“If you don’t want to fuck me baby, baby fuck off” – Wayne (Jayne) County & The Electric Chairs
It’s hard to imagine Greg Dulli of The Afghan Whigs being so crude and direct as the above quote, instead he engages in an almost comparable aesthetic to the great romantic poets such as Keats and Byron, which allows him to shroud his intentions in a mystical veil. However his sentiments sometime transgress the sexual boundaries without resorting to this profane but honest and direct statement from the transgender artist written in the late nineteen seventies. The Byronic comparison is perhaps no coincidence; they both were/are seekers of a hedonistic corruption via sex and drugs, and indeed some of Byron’s stanzas could have been sequestrated from The Afghan Whigs’ breakthrough, coming of age album Gentlemen (21 years since its release). Whereas Dulli croon’s, “She wants to love / Whilst I still want to fuck,” Byron intones with, “Man’s love is of man’s life a thing apart, ‘tis woman’s whole existence.” The quotes are over a century apart but still resonate as one. The two-decade gap between Gentlemen and last year’s Do To the Beast carries the same resonance, as both albums approach the topic of failed relationships and torrid love in the same brutal way, with the quality of songs and musicianship captivating on both. The Afghan Whigs appeared at Koko in London on Wednesday, the 4th of February; a venue which was once the Camden Palace, built in 1900, it stands proud, detached and isolated from the gaggle of Victorian theatre’s in London’s west end which it was once competed with.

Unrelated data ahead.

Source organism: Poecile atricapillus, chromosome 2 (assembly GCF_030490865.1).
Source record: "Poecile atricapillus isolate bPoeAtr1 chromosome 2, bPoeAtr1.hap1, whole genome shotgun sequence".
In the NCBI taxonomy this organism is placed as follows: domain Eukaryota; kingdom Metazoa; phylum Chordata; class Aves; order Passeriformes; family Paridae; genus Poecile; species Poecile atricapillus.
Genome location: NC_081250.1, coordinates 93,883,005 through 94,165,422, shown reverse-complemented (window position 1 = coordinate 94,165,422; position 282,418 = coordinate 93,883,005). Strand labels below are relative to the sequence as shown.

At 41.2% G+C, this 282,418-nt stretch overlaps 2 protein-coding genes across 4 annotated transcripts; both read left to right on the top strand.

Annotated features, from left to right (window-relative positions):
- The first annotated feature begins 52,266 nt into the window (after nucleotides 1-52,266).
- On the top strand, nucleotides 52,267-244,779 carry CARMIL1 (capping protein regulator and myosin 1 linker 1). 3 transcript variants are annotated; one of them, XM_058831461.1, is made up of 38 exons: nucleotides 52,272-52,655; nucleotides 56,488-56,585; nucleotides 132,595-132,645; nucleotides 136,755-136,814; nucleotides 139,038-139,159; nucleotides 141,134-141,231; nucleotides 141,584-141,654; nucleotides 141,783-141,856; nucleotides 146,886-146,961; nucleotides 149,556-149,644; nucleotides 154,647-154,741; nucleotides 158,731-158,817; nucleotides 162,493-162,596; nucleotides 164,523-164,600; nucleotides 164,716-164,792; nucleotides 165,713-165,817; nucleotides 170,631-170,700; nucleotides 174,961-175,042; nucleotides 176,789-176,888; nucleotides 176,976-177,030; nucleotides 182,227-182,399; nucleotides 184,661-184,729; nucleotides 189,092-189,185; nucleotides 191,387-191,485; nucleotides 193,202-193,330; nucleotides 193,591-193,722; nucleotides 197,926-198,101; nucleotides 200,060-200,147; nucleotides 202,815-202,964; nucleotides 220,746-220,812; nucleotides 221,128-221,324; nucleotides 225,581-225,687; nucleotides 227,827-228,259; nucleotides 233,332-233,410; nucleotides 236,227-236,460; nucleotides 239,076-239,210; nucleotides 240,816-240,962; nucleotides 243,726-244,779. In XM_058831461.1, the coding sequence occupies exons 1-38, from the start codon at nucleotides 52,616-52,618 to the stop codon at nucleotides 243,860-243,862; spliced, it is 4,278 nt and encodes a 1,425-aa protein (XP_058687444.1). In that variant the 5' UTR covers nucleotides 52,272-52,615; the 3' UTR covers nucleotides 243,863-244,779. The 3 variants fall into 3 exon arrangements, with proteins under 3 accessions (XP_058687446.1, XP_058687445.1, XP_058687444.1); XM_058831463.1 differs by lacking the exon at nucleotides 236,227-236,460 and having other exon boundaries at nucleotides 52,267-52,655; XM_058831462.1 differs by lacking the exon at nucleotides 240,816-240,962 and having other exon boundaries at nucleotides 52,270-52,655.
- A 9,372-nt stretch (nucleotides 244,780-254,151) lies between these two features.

The set list was very similar to the one they performed on the European tour last year, which was reported by QRO (QRO review) in another of the iconic U.K. venues, the Manchester Cathedral with again the bulk of the songs coming from the 2014 masterpiece Do the Beast. The beauty and attraction of the Whigs is that they can fulfil the full gamut of musical genres without sounding trite on the ballads or overly bombastic on the full-on rock tracks. “Parked Outside” opened the set, which almost shook the old venue to its Victorian foundations and was bookended with the yearning melancholic “Lost In the Woods” from the same album. In-between we had a magical meander through the full history of the band with the usual array of covers from the likes of Fleetwood Mac (“I am Fire”, “Tusk”) and Jeff Buckley (“Morning Theft”). The band returned for the encore and launched into another cover, this time it was The Police’s “Every Little Thing She Does Is Magic” and even this seemingly inoffensive tune in Dulli’s maw takes on a life of its own, with its “Every little thing she does turns me on,” line taking on a deeper significance as he took himself into the audience for a singer/crowd-bonding experience. As with the aforementioned poets, the feeling is that the performance and creative act are both central to Dulli’s own psychological wellbeing and that both are a necessity rather than an option, and for that affliction we are truly grateful.